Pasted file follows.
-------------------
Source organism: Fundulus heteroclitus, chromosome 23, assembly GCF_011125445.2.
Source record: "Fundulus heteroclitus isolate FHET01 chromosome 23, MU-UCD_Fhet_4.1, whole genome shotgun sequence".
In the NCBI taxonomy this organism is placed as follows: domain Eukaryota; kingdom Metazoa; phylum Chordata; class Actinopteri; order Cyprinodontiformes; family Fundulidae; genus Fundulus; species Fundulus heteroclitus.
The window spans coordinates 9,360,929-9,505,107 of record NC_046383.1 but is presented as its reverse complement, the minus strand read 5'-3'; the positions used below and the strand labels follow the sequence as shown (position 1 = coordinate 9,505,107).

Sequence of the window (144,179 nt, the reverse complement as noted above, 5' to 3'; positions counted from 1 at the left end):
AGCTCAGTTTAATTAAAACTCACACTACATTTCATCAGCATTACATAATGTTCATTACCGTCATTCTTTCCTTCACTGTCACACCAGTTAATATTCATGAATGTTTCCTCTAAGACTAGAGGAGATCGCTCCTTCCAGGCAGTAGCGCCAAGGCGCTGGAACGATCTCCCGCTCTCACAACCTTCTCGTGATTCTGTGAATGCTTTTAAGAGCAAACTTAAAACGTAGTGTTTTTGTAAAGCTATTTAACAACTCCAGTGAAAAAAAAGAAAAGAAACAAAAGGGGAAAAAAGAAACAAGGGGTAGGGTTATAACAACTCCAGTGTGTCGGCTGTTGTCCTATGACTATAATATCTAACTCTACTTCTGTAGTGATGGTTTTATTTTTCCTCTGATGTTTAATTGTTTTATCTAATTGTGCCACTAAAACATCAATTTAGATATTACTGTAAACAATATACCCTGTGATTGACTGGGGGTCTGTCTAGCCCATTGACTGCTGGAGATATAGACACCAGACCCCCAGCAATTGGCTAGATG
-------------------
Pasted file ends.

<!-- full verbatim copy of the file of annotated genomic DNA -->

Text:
Source organism: Fundulus heteroclitus, chromosome 23, assembly GCF_011125445.2.
Source record: "Fundulus heteroclitus isolate FHET01 chromosome 23, MU-UCD_Fhet_4.1, whole genome shotgun sequence".
In the NCBI taxonomy this organism is placed as follows: domain Eukaryota; kingdom Metazoa; phylum Chordata; class Actinopteri; order Cyprinodontiformes; family Fundulidae; genus Fundulus; species Fundulus heteroclitus.
The window spans coordinates 9,360,929-9,505,107 of record NC_046383.1 but is presented as its reverse complement, the minus strand read 5'-3'; the positions used below and the strand labels follow the sequence as shown (position 1 = coordinate 9,505,107).

Sequence of the window (144,179 nt, the reverse complement as noted above, 5' to 3'; positions counted from 1 at the left end):
AGCTCAGTTTAATTAAAACTCACACTACATTTCATCAGCATTACATAATGTTCATTACCGTCATTCTTTCCTTCACTGTCACACCAGTTAATATTCATGAATGTTTCCTCTAAGACTAGAGGAGATCGCTCCTTCCAGGCAGTAGCGCCAAGGCGCTGGAACGATCTCCCGCTCTCACAACCTTCTCGTGATTCTGTGAATGCTTTTAAGAGCAAACTTAAAACGTAGTGTTTTTGTAAAGCTATTTAACAACTCCAGTGAAAAAAAAGAAAAGAAACAAAAGGGGAAAAAAGAAACAAGGGGTAGGGTTATAACAACTCCAGTGTGTCGGCTGTTGTCCTATGACTATAATATCTAACTCTACTTCTGTAGTGATGGTTTTATTTTTCCTCTGATGTTTAATTGTTTTATCTAATTGTGCCACTAAAACATCAATTTAGATATTACTGTAAACAATATACCCTGTGATTGACTGGGGGTCTGTCTAGCCCATTGACTGCTGGAGATATAGACACCAGACCCCCAGCAATTGGCTAGATG